Why skills anticipation in African VET systems needs to be decolonized: the wide-spread use and limited value of occupational standards and competency-based qualifications

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The shift from manpower-planning to labour market analysis and skills anticipation has been analyzed since the 80 s in this journal and elsewhere, with the aim of improving. Insights into how education can contribute to economic growth and development. This paper considers recent trends in policies for skills anticipation and curriculum reform in Africa, with a focus on technical and vocational education and training (TVET) systems. The data consists of 2 continent-wide surveys of a range of TVET stakeholders, document analysis of skills and TVET policy as well as industrial policy where available online, and 21 in-depth interviews with key role players and experts in 13 countries. Our research found considerable activity developing pre-determined rules and tools that don’t work in their own right, and are inappropriate for African labour markets because they are not used in formal work, and have little engagement with informal work. A set of ‘rules and tools’, such as occupational standards, qualifications frameworks, and part qualifications/ modularization, is promoted by international organizations. These pre-developed and uniform solutions continues to dominate policy agendas. We found considerable focus on developing and (to some extent) using these rules and tools for forward planning, system improvement, and curriculum design. Most noticeable was a strong emphasis on competency-based qualifications, which are described as a tool for skills anticipation as well as curriculum reform, drawing on employer input into skills requirements. There is considerable focus on employer-identified skills needs as the tool for both understanding current and emerging economic demand for skills as well as medium to longer term skills needs. The dependence on employer-specified competencies means there is little engagement with the reality of informal work in the African context—other than strong rhetorical emphasis on entrepreneurship as an add on in curriculum design. Amongst other problems, the ‘rules and tools’ which are being implemented in many countries start from an idealized vision, and are more preoccupied with their own internal logic than the systems with which they are dealing. The rules and tools present a level playing field for individuals and for countries, constrained only by a lack of skills, and a world view in which everyone could come out on top.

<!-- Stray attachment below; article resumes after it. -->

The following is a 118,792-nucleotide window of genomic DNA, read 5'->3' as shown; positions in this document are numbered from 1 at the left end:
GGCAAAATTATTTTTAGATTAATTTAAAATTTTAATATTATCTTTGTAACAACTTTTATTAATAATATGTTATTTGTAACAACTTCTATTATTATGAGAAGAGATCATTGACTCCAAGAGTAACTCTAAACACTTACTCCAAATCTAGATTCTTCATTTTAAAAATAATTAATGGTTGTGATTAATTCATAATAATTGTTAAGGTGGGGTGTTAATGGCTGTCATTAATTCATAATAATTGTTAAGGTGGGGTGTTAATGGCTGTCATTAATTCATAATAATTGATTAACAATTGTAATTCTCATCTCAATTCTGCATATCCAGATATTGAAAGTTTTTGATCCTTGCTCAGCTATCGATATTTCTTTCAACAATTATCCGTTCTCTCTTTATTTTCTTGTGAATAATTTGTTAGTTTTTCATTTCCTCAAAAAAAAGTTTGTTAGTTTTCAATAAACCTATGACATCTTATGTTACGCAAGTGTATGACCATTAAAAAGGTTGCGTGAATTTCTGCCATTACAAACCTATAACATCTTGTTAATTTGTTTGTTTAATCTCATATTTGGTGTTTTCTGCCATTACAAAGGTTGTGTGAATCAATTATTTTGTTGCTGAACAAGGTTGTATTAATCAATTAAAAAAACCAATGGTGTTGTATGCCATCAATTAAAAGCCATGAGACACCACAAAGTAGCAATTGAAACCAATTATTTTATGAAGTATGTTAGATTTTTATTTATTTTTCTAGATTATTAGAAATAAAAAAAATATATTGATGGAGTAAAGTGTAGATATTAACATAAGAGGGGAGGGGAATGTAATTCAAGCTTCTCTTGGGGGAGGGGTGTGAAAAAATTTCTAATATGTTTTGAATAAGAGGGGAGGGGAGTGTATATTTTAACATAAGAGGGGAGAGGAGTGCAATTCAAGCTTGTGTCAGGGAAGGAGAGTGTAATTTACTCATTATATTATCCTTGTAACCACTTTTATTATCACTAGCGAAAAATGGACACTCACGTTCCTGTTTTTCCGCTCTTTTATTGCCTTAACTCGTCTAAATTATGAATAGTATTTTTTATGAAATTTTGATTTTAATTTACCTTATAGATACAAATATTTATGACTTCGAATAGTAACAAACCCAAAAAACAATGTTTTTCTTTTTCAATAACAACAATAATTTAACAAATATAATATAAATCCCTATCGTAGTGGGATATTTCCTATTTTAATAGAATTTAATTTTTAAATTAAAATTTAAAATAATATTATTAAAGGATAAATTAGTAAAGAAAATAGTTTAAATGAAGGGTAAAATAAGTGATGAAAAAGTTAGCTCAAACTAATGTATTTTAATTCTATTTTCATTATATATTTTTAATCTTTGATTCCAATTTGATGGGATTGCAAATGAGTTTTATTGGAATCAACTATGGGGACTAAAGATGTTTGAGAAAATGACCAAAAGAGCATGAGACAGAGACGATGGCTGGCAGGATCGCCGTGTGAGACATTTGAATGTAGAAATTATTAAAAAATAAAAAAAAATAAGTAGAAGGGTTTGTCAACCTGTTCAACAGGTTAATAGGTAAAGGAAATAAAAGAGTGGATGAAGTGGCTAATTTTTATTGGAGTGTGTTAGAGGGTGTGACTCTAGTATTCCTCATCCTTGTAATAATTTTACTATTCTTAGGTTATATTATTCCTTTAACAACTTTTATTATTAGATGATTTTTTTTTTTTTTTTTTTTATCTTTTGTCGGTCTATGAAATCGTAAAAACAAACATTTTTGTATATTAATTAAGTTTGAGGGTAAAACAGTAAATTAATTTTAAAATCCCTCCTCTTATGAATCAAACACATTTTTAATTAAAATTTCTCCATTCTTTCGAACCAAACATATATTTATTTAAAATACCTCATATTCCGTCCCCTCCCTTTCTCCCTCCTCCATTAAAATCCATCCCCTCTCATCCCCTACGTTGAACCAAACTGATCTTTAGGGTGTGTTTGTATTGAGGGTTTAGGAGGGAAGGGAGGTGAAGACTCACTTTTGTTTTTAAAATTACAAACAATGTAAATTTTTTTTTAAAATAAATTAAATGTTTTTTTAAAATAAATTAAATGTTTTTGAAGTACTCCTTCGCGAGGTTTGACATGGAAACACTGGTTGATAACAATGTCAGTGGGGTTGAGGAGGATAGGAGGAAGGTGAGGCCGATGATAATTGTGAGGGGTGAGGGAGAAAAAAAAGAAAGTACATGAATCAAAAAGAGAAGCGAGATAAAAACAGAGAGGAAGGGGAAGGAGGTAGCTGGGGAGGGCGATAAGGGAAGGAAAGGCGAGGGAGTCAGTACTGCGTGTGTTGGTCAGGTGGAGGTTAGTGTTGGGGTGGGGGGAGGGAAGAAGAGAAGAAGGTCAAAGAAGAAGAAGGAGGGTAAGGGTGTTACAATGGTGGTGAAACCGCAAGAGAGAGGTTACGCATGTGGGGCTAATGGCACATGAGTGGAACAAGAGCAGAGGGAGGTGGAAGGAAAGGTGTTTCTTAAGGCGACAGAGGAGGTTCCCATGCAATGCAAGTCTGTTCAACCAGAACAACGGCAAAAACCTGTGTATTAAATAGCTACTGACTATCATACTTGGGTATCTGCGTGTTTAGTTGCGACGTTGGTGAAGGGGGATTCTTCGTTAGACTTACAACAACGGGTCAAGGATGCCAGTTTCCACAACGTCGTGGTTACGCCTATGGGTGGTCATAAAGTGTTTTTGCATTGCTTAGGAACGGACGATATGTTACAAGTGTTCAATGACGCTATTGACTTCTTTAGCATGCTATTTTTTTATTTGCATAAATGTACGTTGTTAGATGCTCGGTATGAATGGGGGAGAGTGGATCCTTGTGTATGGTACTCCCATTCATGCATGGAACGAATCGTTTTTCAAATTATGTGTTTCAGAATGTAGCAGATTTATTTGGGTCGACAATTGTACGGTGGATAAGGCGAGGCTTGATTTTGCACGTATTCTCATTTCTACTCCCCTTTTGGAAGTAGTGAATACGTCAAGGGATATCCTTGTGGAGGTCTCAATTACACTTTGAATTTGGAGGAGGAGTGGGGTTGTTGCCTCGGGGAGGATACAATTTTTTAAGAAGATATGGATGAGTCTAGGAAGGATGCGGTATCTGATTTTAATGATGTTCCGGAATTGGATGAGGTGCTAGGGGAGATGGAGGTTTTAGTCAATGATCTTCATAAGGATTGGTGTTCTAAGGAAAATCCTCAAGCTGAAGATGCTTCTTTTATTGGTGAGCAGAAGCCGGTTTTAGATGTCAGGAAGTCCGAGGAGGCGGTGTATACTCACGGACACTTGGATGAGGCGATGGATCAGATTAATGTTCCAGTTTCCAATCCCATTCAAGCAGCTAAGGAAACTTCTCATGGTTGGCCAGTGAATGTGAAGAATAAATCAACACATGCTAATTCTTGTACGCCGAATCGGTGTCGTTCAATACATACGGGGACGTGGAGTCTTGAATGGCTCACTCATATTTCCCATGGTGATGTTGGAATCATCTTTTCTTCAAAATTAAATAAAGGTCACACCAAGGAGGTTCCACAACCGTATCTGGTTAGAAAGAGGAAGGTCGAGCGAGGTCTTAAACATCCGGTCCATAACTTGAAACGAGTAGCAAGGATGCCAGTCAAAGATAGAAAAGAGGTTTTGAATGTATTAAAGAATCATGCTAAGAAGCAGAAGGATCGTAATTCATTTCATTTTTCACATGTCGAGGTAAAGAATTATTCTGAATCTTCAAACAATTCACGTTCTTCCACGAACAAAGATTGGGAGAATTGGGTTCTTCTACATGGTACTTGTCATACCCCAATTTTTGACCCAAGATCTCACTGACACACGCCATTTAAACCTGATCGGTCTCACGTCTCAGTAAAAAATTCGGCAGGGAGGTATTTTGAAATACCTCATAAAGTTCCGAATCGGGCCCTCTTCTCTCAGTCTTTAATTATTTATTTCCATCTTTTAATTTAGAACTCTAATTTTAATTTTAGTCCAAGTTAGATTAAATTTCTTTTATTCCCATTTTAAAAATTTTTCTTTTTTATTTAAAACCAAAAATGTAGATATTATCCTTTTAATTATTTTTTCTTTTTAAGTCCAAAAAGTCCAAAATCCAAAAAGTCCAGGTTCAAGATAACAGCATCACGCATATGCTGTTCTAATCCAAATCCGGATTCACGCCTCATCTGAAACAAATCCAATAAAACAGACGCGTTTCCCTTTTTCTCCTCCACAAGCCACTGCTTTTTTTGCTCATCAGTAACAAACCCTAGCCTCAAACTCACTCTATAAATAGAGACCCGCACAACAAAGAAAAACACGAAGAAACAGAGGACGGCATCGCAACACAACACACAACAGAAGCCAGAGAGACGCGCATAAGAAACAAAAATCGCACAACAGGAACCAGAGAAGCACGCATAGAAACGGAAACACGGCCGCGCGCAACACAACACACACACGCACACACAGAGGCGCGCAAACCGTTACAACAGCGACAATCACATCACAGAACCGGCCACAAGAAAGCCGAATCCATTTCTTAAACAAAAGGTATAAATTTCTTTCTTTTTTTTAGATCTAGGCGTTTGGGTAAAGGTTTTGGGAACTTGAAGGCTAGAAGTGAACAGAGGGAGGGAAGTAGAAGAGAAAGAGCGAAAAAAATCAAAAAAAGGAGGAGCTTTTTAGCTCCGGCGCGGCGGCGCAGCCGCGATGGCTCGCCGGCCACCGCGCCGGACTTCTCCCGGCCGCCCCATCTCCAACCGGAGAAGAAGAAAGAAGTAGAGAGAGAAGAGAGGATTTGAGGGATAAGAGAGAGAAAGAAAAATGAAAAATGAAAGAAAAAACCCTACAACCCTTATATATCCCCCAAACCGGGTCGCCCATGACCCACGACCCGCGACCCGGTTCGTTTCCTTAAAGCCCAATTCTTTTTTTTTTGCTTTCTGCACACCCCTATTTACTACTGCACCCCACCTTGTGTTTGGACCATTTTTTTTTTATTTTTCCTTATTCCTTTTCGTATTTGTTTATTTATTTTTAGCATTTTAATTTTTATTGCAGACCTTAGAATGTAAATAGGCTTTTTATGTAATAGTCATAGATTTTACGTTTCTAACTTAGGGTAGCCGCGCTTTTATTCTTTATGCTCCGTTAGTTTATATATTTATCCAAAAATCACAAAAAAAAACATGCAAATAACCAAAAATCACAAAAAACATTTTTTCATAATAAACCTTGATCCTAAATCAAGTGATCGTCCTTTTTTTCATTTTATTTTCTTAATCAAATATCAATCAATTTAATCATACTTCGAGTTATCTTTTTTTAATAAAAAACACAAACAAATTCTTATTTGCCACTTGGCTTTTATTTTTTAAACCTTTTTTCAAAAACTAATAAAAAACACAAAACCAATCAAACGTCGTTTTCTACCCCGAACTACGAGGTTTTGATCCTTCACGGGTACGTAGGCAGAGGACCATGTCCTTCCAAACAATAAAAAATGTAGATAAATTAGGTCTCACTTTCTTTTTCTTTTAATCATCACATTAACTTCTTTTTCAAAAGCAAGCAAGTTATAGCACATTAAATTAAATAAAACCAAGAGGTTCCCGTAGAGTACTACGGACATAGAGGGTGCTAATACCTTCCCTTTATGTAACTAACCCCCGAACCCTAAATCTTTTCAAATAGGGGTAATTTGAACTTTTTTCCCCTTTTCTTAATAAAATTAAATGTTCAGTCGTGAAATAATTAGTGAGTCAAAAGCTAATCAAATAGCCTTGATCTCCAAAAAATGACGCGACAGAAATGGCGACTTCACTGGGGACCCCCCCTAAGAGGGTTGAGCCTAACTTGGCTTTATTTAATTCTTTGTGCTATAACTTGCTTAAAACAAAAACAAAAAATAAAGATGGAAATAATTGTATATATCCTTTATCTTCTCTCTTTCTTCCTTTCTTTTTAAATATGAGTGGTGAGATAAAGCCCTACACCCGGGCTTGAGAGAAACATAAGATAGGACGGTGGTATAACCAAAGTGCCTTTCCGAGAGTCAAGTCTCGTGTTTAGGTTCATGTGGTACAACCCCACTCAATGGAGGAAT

Vocational education and training, Africa, Skills anticipation, Donors and development agencies, Competency-based training, Occupational standards
Stephanie Allais, Why skills anticipation in African VET systems needs to be decolonized: The wide-spread use and limited value of occupational standards and competency-based qualifications, International Journal of Educational Development, Volume 102, 2023, 102873, ISSN 0738-0593, https://doi.org/10.1016/j.ijedudev.2023.102873.